$1.4 million state budget earmark includes funding to improve Children’s Center playground

Source: Sacramento State Newsroom: Jennifer K. Morita

“I had the opportunity to put together a list of $25 million to reinvest in a dozen or so projects around Sacramento, and this was certainly one that rose to the top of my list,” McCarty said.

“I’m a big believer in early education … That’s why I’m super excited to have this one-time check here today.”

Kids taking a tumble at the ASI Children’s Center playground will have a softer landing thanks to a $1 million earmark in the state budget.

Assemblymember Kevin McCarty announced the funding at a Sept. 29 press conference at Sacramento State, outside the center.

“I had the opportunity to put together a list of $25 million to reinvest in a dozen or so projects around Sacramento, and this was certainly one that rose to the top of my list,” McCarty said.

“I’m a big believer in early education … That’s why I’m super excited to have this one-time check here today.”

Associated Students Inc. operates the Children’s Center, which is celebrating its 50th anniversary this year. More than 150 children ages 6 months through kindergarten are enrolled at the facility, which primarily serves student-parents such as Gabby McCartney.

“This is my first experience on campus as well as my first time apart from my daughter,” McCartney said. “I was very nervous about leaving her at a facility I trusted. The Children’s Center has done an amazing job. She has grown to love every teacher, every student and, of course, the chickens that are in the coup here.

“Each day she comes here, I’m blown away by the teachers and how much she’s progressing. I know she’s in a place where she’s loved and taken care of … I’m so grateful to the assemblyman for his generosity and support.”

This year’s state budget included funding for programs at multiple CSU campuses.

McCarty, who is chair of the Assembly Budget Subcommittee on Education, secured more than $1.4 million for Sac State programs including:

  • $300,000 to create an artificial intelligence/mixed reality classroom for three-dimensional data analytics.
  • $100,000 to increase Sacramento Semester housing stipends and scholarships to help visiting students enrolled in the immersive internship program in policymaking.
  • A 10% pay increase for students participating in Capital Fellows, a nationally recognized fellowship program that offers unique experiences in policymaking and development in each branch of the government. The funding will raise fellows’ monthly salary to $3,253.

McCarty’s mother, Barbara J. McCarty, was a single mom who raised four children and worked while attending community college before graduating from Sac State.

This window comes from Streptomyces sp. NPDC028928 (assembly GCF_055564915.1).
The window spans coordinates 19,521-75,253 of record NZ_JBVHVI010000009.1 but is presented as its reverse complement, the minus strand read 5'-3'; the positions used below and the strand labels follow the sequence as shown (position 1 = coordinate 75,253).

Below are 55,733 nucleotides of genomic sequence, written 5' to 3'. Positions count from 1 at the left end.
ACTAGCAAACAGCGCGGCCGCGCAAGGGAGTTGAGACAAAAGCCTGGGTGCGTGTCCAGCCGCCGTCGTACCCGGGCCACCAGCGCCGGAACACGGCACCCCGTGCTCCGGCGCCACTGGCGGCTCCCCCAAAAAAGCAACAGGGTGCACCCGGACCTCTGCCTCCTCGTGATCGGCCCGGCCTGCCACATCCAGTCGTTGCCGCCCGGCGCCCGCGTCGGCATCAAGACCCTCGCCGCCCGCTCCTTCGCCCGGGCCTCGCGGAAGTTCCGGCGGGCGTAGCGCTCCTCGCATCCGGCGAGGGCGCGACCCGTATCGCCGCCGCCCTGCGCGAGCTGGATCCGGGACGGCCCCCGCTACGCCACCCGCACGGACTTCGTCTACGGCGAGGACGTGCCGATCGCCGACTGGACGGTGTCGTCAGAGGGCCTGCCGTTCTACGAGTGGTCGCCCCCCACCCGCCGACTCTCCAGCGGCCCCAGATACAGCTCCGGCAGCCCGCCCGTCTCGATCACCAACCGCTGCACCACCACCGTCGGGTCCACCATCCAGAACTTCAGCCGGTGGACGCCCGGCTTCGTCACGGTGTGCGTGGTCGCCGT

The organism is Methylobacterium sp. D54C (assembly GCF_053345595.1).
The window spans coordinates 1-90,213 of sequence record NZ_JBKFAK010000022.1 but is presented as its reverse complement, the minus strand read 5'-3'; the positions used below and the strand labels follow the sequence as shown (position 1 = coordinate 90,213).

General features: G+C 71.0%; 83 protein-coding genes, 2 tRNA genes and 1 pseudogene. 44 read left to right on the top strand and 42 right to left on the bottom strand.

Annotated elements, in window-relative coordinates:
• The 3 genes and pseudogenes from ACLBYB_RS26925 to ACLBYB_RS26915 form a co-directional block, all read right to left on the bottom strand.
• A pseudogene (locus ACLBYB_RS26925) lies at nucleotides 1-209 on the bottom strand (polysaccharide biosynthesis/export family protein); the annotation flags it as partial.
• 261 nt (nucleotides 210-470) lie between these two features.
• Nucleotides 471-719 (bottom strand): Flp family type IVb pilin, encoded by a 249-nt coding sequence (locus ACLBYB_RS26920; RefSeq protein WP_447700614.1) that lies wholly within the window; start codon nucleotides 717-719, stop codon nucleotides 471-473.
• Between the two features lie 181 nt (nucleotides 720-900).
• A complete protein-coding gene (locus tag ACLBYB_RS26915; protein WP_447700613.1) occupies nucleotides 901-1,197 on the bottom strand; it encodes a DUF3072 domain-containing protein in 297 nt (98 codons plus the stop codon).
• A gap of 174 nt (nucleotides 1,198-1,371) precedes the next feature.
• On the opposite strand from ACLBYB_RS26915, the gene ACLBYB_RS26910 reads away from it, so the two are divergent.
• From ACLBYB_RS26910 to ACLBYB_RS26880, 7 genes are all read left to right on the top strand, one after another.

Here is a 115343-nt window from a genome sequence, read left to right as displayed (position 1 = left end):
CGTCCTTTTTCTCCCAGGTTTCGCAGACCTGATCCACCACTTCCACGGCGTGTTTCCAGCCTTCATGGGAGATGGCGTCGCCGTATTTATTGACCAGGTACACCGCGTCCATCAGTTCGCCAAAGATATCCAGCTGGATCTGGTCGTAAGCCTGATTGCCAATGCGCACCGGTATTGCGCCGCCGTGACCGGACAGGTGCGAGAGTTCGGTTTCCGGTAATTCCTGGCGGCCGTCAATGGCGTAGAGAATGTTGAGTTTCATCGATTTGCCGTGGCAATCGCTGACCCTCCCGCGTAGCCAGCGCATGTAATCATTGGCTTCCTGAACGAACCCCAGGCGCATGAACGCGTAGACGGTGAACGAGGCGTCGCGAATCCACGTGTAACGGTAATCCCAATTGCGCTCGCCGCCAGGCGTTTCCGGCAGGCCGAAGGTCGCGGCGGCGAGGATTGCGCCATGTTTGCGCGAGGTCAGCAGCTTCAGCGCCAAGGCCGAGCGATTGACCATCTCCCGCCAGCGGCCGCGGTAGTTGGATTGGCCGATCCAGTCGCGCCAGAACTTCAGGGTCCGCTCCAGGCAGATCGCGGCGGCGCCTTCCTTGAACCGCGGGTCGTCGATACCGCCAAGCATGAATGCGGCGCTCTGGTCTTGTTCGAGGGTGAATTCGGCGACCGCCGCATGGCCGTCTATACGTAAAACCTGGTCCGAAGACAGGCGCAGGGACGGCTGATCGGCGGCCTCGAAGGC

“The assemblyman knows firsthand the challenges many of our students face finding affordable child care,” Vice President of Student Affairs Ed Mills said. “These funds will help improve the playground, update the facility, and keep the rates low.”

About a third of Sac State’s 31,000 students have dependents, according to Mills.

“Sac State is a caring and welcoming campus. We want all of our students, including ones with children, to be able to study here, thrive here, and earn their degree here,” Mills said.

Much of the money for the Children’s Center will go toward resurfacing the playground areas and subsidizing the cost of child care for low-income Sac State students.

Construction on the main building of the ASI Children’s Center was completed in 1988. The playground, which consists of three separate areas for infants and toddlers, 2-3 year old children, and preschoolers, was built on top of cement and asphalt, according to Director Sherry Velte.

“Over the years, all of the sand and topsoil have eroded and just washed away from the rains,” Velte said. “Our yards have been flagged as ‘unsafe’ every time they are assessed, and that is because we don’t have the proper surfacing.”

Without funds to replace the surfacing, Velte would enlist the help of teachers, parents, and ASI students to cut and layout artificial turf she’d purchased at the local home improvement store.

“But it doesn’t meet regulations and it wears out,” Velte said.

That’s why she jumped at the chance to make her case for additional funding.

“I just prayed the stars would align and the funding would come through for us, and it did,” Velte said. “I immediately started calling playground companies to get people over here to tell me what we’re looking at.”

Money allocated for the Children’s Center will also pay for office improvements and furniture for the front entry area.